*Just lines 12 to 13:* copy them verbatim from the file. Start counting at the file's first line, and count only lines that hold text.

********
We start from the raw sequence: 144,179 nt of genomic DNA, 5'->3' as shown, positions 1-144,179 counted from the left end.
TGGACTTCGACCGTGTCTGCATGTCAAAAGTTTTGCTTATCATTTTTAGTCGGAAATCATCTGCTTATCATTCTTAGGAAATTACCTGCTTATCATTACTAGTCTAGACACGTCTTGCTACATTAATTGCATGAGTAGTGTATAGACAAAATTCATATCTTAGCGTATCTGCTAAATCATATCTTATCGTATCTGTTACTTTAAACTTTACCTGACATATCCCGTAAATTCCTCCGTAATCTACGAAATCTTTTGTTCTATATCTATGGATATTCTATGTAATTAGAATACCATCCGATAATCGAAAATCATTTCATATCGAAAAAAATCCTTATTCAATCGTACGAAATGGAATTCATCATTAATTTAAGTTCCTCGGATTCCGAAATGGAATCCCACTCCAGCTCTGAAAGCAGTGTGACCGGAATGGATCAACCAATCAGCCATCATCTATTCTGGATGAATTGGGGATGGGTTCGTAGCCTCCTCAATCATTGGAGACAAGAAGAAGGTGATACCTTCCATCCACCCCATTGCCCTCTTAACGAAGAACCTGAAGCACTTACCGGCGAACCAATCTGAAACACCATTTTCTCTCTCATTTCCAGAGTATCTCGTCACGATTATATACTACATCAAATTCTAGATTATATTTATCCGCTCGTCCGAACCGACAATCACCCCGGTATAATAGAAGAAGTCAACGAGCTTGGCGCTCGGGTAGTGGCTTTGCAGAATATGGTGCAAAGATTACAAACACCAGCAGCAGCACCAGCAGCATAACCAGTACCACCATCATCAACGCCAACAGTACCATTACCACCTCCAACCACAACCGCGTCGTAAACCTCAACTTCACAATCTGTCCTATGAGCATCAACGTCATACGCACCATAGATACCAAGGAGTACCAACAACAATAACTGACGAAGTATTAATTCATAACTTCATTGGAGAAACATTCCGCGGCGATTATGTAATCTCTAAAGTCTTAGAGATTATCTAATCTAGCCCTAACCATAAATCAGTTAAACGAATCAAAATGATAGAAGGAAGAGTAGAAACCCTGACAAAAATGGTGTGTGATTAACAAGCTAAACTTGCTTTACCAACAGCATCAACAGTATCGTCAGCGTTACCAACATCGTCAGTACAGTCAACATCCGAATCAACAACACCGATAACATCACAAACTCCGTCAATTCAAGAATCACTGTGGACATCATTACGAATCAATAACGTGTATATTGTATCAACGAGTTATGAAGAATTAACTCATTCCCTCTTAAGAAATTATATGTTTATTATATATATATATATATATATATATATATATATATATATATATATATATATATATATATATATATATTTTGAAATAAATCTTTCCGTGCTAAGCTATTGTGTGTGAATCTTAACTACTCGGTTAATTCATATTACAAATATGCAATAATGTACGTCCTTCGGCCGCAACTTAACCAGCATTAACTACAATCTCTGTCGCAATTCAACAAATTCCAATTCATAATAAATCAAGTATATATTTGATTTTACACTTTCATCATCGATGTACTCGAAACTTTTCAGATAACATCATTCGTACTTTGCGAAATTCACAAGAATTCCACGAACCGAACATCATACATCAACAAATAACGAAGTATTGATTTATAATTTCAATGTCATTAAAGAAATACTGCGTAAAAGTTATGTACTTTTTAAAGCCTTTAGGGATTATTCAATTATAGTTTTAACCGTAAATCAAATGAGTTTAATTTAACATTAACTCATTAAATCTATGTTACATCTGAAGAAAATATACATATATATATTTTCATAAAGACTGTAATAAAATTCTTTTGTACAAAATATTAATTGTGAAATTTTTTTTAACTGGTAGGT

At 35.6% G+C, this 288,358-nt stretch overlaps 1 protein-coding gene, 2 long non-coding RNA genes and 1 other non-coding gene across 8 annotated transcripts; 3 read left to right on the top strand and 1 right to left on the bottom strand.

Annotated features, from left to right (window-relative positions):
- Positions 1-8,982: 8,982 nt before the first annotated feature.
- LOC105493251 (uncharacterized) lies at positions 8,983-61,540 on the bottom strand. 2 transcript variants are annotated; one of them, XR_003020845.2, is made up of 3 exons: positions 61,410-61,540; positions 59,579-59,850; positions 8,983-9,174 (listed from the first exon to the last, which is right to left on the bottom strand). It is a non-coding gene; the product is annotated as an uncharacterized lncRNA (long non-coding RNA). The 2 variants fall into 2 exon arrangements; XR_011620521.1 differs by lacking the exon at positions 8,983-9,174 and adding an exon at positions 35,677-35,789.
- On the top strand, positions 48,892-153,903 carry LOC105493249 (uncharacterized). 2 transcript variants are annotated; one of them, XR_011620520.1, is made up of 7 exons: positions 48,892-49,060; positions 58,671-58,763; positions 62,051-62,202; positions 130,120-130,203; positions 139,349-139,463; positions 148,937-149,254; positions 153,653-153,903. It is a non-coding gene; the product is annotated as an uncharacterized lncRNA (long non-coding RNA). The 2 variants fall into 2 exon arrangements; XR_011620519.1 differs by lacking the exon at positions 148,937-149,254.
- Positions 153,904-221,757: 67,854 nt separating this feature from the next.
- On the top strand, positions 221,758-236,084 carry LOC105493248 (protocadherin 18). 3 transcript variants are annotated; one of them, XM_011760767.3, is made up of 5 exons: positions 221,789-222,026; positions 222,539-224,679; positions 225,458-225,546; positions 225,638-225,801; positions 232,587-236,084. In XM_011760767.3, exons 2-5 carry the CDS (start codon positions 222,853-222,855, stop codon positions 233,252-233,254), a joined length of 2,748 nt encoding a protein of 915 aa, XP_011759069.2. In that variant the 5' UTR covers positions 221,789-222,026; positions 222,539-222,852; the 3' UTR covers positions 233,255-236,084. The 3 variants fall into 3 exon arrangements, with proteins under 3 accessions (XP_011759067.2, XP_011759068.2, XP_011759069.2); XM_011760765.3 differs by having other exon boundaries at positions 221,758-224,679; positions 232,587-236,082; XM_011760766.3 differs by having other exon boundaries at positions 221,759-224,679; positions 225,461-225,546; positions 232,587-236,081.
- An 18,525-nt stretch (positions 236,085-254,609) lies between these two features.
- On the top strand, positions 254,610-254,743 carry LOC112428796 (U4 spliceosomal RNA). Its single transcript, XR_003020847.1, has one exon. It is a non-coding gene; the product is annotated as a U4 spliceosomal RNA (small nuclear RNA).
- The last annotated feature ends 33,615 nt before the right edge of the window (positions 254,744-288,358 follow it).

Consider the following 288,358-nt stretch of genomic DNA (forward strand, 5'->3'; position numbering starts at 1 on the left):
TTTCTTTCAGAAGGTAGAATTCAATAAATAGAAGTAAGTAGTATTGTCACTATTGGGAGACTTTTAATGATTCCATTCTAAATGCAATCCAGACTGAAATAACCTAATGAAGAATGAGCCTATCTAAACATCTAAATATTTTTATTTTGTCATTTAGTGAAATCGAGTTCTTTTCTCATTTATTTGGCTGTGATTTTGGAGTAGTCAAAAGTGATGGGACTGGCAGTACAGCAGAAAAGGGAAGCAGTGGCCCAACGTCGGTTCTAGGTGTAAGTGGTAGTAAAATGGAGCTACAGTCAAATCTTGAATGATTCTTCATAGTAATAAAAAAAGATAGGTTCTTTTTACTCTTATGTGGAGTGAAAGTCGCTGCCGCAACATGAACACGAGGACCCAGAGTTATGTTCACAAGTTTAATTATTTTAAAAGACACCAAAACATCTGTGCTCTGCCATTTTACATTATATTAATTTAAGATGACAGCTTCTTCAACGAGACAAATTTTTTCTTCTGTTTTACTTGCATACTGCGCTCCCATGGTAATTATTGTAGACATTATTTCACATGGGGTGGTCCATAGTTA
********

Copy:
- The last annotated feature ends 33,615 nt before the right edge of the window (positions 254,744-288,358 follow it).

Consider the following 288,358-nt stretch of genomic DNA (forward strand, 5'->3'; position numbering starts at 1 on the left):